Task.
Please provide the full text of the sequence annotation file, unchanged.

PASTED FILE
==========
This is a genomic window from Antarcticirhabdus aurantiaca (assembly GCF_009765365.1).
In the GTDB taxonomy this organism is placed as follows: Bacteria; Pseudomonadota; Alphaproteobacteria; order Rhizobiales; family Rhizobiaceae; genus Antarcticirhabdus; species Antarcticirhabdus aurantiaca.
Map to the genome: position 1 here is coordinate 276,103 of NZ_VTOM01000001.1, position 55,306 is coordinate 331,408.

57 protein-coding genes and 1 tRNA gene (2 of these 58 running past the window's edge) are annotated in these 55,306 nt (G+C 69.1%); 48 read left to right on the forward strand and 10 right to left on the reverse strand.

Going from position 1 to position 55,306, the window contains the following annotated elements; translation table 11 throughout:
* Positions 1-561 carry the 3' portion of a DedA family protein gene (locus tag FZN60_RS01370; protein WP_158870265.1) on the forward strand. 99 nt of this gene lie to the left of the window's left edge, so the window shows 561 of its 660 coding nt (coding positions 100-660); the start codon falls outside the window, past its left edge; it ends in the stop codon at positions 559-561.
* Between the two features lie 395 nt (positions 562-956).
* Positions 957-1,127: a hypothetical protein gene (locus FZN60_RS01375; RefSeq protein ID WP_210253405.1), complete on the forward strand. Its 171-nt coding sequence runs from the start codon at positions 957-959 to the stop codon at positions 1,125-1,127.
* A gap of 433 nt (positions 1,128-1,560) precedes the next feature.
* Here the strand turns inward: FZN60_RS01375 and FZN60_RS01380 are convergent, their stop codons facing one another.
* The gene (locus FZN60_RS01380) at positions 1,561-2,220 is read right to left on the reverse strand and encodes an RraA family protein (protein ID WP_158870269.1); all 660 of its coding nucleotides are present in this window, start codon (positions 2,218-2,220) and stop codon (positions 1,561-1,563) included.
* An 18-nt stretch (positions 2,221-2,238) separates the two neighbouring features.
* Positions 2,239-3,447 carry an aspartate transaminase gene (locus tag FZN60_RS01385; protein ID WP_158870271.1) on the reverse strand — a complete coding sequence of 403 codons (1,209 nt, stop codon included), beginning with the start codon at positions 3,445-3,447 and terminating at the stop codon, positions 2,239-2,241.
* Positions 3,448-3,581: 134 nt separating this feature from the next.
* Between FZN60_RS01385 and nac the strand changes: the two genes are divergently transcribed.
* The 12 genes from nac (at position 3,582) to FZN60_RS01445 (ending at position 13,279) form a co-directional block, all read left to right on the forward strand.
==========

This is a genomic window from Antarcticirhabdus aurantiaca (assembly GCF_009765365.1).
In the GTDB taxonomy this organism is placed as follows: Bacteria; Pseudomonadota; Alphaproteobacteria; order Rhizobiales; family Rhizobiaceae; genus Antarcticirhabdus; species Antarcticirhabdus aurantiaca.
Map to the genome: position 1 here is coordinate 276,103 of NZ_VTOM01000001.1, position 55,306 is coordinate 331,408.

57 protein-coding genes and 1 tRNA gene (2 of these 58 running past the window's edge) are annotated in these 55,306 nt (G+C 69.1%); 48 read left to right on the forward strand and 10 right to left on the reverse strand.

Going from position 1 to position 55,306, the window contains the following annotated elements; translation table 11 throughout:
* Positions 1-561 carry the 3' portion of a DedA family protein gene (locus tag FZN60_RS01370; protein WP_158870265.1) on the forward strand. 99 nt of this gene lie to the left of the window's left edge, so the window shows 561 of its 660 coding nt (coding positions 100-660); the start codon falls outside the window, past its left edge; it ends in the stop codon at positions 559-561.
* Between the two features lie 395 nt (positions 562-956).
* Positions 957-1,127: a hypothetical protein gene (locus FZN60_RS01375; RefSeq protein ID WP_210253405.1), complete on the forward strand. Its 171-nt coding sequence runs from the start codon at positions 957-959 to the stop codon at positions 1,125-1,127.
* A gap of 433 nt (positions 1,128-1,560) precedes the next feature.
* Here the strand turns inward: FZN60_RS01375 and FZN60_RS01380 are convergent, their stop codons facing one another.
* The gene (locus FZN60_RS01380) at positions 1,561-2,220 is read right to left on the reverse strand and encodes an RraA family protein (protein ID WP_158870269.1); all 660 of its coding nucleotides are present in this window, start codon (positions 2,218-2,220) and stop codon (positions 1,561-1,563) included.
* An 18-nt stretch (positions 2,221-2,238) separates the two neighbouring features.
* Positions 2,239-3,447 carry an aspartate transaminase gene (locus tag FZN60_RS01385; protein ID WP_158870271.1) on the reverse strand — a complete coding sequence of 403 codons (1,209 nt, stop codon included), beginning with the start codon at positions 3,445-3,447 and terminating at the stop codon, positions 2,239-2,241.
* Positions 3,448-3,581: 134 nt separating this feature from the next.
* Between FZN60_RS01385 and nac the strand changes: the two genes are divergently transcribed.
* The 12 genes from nac (at position 3,582) to FZN60_RS01445 (ending at position 13,279) form a co-directional block, all read left to right on the forward strand.